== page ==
Good Nutrition is Ageless

Good Nutrition is Ageless

Good Nutrition

The fastest growing segment of the population in most industrialized countries is the elderly; and too often this is also a group most susceptible to many health risks from a nutrient poor diet. Evidence from numerous sources indicate that a significant number of elderly fail to get the amounts and types of food necessary to meet essential energy and nutrient needs. There are a wide range of reasons why older individuals might not be eating the most nutritious diet which is all the more reason why health professionals and care providers need to be constantly aware of the necessity for maintaining an optimal nutritional health status in the elderly. Physiological, psychological and economical changes in the later years can all contribute to poor nutrition among the elderly, and accordingly establishment of healthy nutritional habits often requires a multifaceted intervention approach to address the wide range of factors contributing to suboptimal nutrient intakes.

After age fifty there are many metabolic and physiological changes which impact on the nutritional needs of an individual. The metabolic rate slows and can decline as much as thirty percent over a lifetime. This results in decreased caloric needs which can be complicated by changes in an older person’s ability to balance food intake and energy needs. Even with a decreased caloric need, many older people have difficulty getting sufficient calories which can eventually lead to chronic fatigue, depression, and a weakened immune system. As we age our body composition changes with a decrease in lean tissue mass (as much as 25%) and an increase in body fat. Such changes can be accelerated because older adults utilize dietary protein less efficiently and may actually need a greater than recommended amount of high quality protein in their diet to maintain lean tissue mass. These changes in metabolism and physiology can be exaggerated due to complications from digestive difficulties, oral and dental problems, and medication-related eating and nutrient problems.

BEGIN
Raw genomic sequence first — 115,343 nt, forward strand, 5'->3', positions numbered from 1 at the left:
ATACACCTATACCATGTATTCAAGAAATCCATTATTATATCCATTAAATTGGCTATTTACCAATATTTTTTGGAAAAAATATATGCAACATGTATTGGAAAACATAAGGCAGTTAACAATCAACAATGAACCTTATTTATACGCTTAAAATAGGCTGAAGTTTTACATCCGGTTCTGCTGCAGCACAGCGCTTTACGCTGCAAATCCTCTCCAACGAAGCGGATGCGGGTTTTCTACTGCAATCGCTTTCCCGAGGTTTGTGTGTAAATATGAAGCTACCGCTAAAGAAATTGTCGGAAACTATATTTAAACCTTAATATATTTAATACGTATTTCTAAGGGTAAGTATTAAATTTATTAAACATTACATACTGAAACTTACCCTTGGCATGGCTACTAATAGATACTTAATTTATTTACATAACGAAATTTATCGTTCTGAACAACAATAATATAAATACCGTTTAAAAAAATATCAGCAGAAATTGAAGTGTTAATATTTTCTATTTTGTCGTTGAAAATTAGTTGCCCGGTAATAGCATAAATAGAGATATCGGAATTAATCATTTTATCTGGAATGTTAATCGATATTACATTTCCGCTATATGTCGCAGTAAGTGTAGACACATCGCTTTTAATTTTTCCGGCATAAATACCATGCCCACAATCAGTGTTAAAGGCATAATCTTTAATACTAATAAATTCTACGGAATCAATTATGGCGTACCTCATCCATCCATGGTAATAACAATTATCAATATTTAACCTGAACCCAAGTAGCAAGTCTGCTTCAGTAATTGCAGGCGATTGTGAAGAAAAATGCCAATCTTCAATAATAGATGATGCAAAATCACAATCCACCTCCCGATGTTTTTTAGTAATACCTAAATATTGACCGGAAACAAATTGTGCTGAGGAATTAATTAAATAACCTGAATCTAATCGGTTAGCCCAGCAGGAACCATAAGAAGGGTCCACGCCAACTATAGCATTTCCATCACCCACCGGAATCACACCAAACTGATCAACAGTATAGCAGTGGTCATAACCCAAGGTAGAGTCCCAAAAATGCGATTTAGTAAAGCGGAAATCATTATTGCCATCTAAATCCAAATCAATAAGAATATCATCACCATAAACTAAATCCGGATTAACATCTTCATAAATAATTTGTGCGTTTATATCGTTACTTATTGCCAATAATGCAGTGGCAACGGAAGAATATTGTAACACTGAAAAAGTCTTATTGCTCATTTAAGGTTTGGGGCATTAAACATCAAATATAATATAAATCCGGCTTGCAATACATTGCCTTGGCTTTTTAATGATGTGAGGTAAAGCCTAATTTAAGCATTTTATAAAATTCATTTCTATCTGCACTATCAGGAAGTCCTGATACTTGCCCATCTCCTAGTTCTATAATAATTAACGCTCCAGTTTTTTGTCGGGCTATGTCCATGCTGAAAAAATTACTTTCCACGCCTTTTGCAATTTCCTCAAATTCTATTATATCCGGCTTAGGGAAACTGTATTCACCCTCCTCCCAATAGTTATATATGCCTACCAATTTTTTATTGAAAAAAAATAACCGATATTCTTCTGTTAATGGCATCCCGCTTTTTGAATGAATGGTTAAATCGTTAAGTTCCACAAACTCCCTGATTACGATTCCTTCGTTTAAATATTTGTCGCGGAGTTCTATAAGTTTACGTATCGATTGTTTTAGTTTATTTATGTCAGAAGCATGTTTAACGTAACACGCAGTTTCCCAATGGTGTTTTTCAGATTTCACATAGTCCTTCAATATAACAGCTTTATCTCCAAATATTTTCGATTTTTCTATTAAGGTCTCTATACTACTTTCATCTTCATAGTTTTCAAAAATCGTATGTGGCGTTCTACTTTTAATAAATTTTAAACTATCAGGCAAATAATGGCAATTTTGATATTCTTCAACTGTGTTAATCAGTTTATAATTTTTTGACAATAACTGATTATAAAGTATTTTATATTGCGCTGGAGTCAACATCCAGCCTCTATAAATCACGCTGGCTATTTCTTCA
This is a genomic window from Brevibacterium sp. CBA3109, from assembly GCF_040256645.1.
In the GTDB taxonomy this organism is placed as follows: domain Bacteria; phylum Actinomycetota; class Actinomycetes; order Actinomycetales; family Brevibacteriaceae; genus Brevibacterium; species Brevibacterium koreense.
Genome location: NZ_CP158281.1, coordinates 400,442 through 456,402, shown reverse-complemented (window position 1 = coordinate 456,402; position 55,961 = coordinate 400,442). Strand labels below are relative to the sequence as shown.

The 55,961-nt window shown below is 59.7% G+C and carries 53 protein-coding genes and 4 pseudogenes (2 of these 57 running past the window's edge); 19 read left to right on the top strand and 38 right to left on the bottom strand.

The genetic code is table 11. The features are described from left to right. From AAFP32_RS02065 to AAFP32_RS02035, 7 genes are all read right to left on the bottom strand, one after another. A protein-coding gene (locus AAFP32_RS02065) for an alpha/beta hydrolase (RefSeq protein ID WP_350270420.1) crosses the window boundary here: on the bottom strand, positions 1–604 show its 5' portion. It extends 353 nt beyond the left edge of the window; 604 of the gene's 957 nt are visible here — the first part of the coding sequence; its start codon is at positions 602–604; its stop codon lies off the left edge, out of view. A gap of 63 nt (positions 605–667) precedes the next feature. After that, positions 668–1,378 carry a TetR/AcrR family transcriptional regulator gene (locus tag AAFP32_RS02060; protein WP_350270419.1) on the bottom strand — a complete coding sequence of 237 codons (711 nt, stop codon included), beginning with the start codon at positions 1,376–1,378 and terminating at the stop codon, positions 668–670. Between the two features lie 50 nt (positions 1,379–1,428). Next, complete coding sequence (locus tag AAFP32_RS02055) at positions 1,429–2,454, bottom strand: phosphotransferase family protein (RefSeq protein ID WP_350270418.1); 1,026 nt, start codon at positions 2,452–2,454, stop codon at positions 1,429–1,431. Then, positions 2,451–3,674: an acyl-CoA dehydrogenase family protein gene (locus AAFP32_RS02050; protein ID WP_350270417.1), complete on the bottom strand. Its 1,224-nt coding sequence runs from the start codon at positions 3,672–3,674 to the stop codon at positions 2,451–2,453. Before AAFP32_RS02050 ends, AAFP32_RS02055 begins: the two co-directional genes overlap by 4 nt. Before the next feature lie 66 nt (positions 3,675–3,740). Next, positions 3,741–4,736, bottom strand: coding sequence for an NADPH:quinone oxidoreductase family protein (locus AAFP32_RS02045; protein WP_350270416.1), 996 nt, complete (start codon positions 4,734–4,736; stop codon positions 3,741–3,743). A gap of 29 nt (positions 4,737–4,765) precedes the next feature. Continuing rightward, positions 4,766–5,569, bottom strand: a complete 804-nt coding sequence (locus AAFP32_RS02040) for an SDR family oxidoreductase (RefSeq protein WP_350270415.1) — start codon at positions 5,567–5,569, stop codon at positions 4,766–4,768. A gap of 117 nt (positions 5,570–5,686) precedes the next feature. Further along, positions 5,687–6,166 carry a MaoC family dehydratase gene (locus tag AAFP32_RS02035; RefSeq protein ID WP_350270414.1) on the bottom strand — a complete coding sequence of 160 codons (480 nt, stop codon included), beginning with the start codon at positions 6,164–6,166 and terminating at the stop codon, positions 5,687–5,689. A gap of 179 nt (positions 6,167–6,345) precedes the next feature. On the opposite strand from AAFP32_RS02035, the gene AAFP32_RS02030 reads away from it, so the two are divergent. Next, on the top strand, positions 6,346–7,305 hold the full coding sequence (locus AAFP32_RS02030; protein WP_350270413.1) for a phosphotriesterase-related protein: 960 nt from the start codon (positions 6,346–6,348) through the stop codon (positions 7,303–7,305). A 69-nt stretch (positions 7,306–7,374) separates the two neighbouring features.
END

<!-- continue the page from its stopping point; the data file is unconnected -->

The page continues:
And while there are many physical and clinical factors that can contribute to undernutrition in the elderly, there are as many equally important social and economic factors which can further complicate the nutritional well-being of an older individual. Contributing factors include loneliness, lack of cooking skills, depression, economic concerns, weakness and fatigue, and, in too many cases, an unwarranted fear of many high quality, nutrient dense, affordable foods. All these factors can contribute to the fact that a significant number of older men and women consume less food than required to meet energy and nutrient requirements, and are at moderate to high nutritional risk.

The nutritional risk of the elderly is no doubt affected by the fact that the low-fat, low-cholesterol diet message has been heard loud and clear by this population. Many elderly readily accept the fear of fat and cholesterol message because of their heightened concern regarding their own health, and the knowledge that the risk for chronic diseases increases with age. And while dietary limits on fat and cholesterol consumption are widely assumed to be effective risk-reduction interventions in young and middle-aged adults, the appropriateness of such dietary restrictions in older individuals has become an area of considerable debate.

There is evidence that good nutrition promotes vitality and independence whereas poor nutrition can prolong recovery from illness, increase the costs and incidence of institutionalization, and lead to a poorer quality of life. Good nutrition is ageless and the message to older people must be that the quality of your nutrition is basic to the quality of your life. And while the evidence of the value of nutritional balance is clear, the nutritional status of many older individuals lacks that balance and the problem is often complicated by a fear of foods and over-emphasis on single nutrient issues. In this review we will look at the relative benefits of cardiovascular risk reduction with dietary restrictions versus the potential risks to the nutritional well-being of the elderly when these interventions often result in reductions in many nutrient dense foods. The real question which must be addressed is whether the “one diet fits all” approach readily fits both the nutritional needs and health concerns of the elderly.